For technical authoring, or really any kind of advanced authoring requiring careful control over formatting, this simply isn’t a viable option. The only non-KF8 uploadable file format that Amazon accepts which will give you total control over fonts (including embedding) and styles is EPUB. So you’ll still have to generate an EPUB file. And Amazon is then simply putting the EPUB file you give them through their version of kindlegen, with all the little quirks that we’ve already discussed. So it’s just like generating the file locally, only with a much longer and less convenient turnaround to check whether the final product looks right. Did I mention that Amazon’s online “previewer” gives an even less accurate picture of what the file will look like on an actual Kindle then the downloadable Kindle previewer?
So here’s my situation, as an author who wants to sell books both directly and on the Amazon Kindle store:
- I need to generate PDF files. This is the easiest part.
- I need to generate EPUB3 files for non-Kindle devices and readers. This isn’t too painful; the majority of EPUB users are using iBooks, and iBooks support for EPUB3 is generally superb. On the Android side, the Play reader app also has pretty great suport for EPUB3. Other devices and software only support EPUB2, but EPUB3 is designed to remain compatible with EPUB2 readers. I know that people using EPUB2 readers won’t have as good an experience, but the book will at least be readable.
- A lot of people expect to receive a .mobi file when buying a book from me directly, so I need to supply one. I have to generate it with Calibre, accepting the inevitable degeneration in quality that entails (or work very hard on workarounds specific to that part of the toolchain). And I have to deal with users who are upset that they tried to mail the file to their Kindle and Amazon rejected it (they now have to transfer the file directly).
- For sales on the Kindle Store, I need to generate a KF8 with kindlegen. I have to painstakingly craft my EPUB files so as not to conflict with the limitations in Amazon’s undocumented subset of EPUB3.
This is a nightmare, and it’s a nightmare which any author or publisher of technical ebooks will tell you is a big part of their life.
What would I like to see?
- Ideally, I’d like to see Amazon join the rest of the e-publishing world and simply support EPUB3. I’d like for differences in Kindle rendering to be considered reportable bugs in their EPUB support, rather than KF8 “features”.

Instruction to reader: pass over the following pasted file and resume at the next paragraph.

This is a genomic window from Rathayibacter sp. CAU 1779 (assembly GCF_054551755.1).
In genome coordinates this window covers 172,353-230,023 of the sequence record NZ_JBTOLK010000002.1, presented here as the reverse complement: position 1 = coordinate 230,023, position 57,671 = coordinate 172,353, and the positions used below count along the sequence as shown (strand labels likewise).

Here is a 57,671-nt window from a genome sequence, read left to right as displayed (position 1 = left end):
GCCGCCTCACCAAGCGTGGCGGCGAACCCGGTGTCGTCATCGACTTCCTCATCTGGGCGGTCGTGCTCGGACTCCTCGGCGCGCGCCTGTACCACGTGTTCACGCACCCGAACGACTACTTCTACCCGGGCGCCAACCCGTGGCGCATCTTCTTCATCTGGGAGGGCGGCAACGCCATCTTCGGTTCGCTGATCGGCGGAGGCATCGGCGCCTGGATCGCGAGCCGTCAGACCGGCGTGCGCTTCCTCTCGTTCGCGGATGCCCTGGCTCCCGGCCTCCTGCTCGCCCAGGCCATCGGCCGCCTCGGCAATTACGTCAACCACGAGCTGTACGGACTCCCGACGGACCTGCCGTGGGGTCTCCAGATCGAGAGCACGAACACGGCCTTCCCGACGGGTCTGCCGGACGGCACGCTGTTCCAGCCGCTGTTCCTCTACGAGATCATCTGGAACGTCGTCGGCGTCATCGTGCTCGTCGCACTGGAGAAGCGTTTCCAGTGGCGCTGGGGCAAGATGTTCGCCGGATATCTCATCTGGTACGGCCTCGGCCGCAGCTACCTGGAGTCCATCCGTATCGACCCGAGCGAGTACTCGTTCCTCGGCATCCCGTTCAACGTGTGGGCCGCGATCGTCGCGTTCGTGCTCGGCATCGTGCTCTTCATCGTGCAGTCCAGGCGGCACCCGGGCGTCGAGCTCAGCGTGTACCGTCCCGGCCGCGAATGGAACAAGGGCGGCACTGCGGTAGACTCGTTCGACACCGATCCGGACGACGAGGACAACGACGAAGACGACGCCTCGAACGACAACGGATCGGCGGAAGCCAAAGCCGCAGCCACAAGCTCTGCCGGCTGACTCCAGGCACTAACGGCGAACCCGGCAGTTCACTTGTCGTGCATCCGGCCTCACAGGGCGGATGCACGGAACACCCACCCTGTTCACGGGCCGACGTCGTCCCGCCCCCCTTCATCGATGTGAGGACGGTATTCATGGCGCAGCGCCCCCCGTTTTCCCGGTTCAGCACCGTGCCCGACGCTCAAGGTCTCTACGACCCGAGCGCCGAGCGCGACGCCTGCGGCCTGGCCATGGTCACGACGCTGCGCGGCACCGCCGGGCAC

- Failing that, I’d like to see an exhaustive specification of the KF8 format, so that authors and tool writers can do a better job of supporting it, and generate files that Amazon will accept.
- I would love to see amazon either open-source kindlegen, or put effort into helping authors of open-source tools like Pandoc and Calibre improve their KF8 support.
Do I expect any of this to actually happen? I don’t know. I’ve never really thought of Amazon as an enemy of Open Source and open standards. But in this case, they may see their strategy as being sufficiently in their own corporate interests to trump any concerns over the lack of openness it represents.
It’s not a new strategy, either. It’s called “embrace, extend, and extinguish“, and it was perfected by Microsoft back in the 90s. It involves fragmenting a market by seeming to adopt an open standard, and then adding your own closed, proprietary extensions.
In truth I don’t have high hopes that this will change anytime soon. Amazon is the 800-pound gorilla when it comes to ebooks, much like Microsoft was for operating systems and web browsers back in 90s. They don’t have any incentive to change their approach.
Why write this, then? Mostly just to vent. And to have something to point people to when they complain about how Amazon rejected a .mobi file they bought from me. I’ll keep writing and selling ebooks, and I’ll keep augmenting Quarto to smooth over some of the worst pain points in technical authoring. And hopefully, in ten years I’ll run across this article again and shake my head about the “bad old days”, when ebook formats were still fragmented and painful.